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Plant Protein vs Animal Protein: Which Is Best For Building Muscle?

plant based protein

Let’s talk about plant-based diets and protein consumption.

Choosing a plant-based diet comes with many pressing questions, especially if you’re a dedicated fitness buff trying to maximize your nutrition intake: Am I getting enough protein by only eating plant-based foods? Are all proteins the same? And what type of protein is best for muscle growth?

The good news is that plant protein does build muscle, although it comes with a few more considerations than if you were consuming animal protein.

A quick refresher on protein

First, let’s do a quick overview of what protein is, and how it works.

Proteins are large molecules that are made up of smaller components known as amino acids. Your body actually synthesizes several of these amino acids on its own, but there are 9 that your body can’t easily make:

  1. Histidine 
  2. Isoleucine
  3. Leucine
  4. Lysine
  5. Methionine
  6. Phenylalanine
  7. Threonine
  8. Tryptophan
  9. Valine 

These 9 amino acids are called essential amino acids (EAAs for short) and you need to get them from your diet in order to allow your body to make complete protein molecules.

As just about any athlete or casual gymgoer will tell you, protein is important because it acts as the “building blocks” for all of your body’s tissues, muscles included. When you’re following a good exercise routine that includes resistance training (aka lifting weights), it provides a stimulus for growth. Your body then responds to that stimulus by creating new muscle tissue. This response requires muscle protein synthesis to happen and, more precisely, it requires certain amino acids, including leucine [1] to start the reaction.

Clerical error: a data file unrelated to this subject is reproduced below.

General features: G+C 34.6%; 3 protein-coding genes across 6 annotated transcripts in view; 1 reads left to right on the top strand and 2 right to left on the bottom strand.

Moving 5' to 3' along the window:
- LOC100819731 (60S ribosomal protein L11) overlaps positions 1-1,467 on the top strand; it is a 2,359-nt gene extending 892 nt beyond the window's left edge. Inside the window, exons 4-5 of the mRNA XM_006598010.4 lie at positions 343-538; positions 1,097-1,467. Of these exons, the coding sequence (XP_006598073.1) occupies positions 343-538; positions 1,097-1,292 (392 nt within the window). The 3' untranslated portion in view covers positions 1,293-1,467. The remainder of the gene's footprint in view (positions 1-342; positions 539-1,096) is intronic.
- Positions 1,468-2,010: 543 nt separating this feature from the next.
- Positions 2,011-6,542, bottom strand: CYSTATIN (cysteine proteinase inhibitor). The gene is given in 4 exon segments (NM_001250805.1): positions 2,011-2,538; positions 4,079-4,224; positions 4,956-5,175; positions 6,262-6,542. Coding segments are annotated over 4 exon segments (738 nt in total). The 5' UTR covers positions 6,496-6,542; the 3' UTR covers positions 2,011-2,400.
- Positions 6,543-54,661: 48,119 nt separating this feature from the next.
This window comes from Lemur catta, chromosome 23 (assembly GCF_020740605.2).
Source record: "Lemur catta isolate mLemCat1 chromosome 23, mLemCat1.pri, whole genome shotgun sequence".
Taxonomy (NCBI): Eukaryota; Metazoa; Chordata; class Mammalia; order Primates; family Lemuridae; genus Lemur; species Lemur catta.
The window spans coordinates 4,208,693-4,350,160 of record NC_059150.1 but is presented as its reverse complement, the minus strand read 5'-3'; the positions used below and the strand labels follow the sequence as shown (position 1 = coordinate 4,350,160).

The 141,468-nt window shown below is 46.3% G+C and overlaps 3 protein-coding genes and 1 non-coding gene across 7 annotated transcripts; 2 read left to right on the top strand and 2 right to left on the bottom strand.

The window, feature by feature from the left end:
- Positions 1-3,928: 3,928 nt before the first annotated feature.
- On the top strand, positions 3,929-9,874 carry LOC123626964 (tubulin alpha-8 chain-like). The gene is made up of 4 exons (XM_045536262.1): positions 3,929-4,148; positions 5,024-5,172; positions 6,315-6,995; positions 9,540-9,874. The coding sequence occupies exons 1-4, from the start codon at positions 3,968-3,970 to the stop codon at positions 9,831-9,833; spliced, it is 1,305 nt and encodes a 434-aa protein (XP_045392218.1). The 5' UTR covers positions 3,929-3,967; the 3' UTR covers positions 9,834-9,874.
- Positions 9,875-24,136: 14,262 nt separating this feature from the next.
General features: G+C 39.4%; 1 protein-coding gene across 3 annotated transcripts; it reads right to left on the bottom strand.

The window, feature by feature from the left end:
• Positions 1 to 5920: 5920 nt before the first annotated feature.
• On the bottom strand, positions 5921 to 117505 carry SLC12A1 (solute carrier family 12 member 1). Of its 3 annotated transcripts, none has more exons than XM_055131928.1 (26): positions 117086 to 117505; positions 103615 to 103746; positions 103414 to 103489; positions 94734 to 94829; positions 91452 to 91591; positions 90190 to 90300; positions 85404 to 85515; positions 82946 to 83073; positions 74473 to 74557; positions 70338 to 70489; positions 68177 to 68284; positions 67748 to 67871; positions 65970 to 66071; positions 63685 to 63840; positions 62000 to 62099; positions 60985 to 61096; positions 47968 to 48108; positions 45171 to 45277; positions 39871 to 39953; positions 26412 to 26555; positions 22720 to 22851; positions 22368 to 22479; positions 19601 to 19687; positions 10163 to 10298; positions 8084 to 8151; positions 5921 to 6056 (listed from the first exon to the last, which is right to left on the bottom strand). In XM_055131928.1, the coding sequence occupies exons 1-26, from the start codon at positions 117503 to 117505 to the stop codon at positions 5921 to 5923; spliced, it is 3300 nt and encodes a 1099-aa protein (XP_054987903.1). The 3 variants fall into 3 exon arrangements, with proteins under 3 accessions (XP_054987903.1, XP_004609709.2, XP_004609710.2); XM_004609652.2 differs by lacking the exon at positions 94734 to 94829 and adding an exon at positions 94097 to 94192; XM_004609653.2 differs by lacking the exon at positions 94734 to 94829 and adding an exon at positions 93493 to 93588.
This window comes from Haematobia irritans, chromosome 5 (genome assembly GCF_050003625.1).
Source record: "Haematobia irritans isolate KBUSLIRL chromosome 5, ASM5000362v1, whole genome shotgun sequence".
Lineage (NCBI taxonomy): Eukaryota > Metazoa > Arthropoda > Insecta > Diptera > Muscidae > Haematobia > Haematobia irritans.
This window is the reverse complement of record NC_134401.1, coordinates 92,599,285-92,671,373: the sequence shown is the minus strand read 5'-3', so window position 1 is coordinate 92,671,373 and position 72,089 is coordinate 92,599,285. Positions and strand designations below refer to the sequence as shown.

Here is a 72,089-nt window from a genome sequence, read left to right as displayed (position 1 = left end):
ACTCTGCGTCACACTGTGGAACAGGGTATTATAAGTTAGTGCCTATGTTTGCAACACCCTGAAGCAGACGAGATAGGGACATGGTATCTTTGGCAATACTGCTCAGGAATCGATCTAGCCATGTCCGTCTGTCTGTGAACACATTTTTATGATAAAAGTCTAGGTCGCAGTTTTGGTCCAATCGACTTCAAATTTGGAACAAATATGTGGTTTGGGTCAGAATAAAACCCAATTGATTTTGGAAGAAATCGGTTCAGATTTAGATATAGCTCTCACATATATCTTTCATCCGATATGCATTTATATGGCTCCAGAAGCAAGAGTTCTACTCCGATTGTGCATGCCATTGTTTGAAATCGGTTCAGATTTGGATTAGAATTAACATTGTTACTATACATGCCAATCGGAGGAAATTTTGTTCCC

When your diet has enough leucine and other essential amino acids, your body can properly respond to your lifting stimulus, and build thicker, stronger muscle fibers.

So, the million-dollar question here is: are all proteins the same? No, not really, and it really starts to show when you look at the differences between plant protein vs animal protein.

Plant protein vs. animal protein

Obviously, the easiest difference you can distinguish between plant vs. animal proteins is their source. Animal protein can come from a wide variety of animal and animal by-products including meat, poultry, whey, and other dairies. Meanwhile, plant-based protein can come from a wide variety of plant foods, some of the most notable of which are legumes, wheat, grains, and oats.

Animal-based food sources generally tend to have more protein than plant-based sources per weight. But even more important is the difference in quality between plant vs. animal proteins.

What this means:

  • Most animal-based proteins are complete protein sources, so they contain sufficient amounts of all 9 essential amino acids that your body can’t make on its own.
  • Most plant-based proteins are incomplete, so they won’t have all 9 amino acids in the optimum amounts that you would need for muscle growth.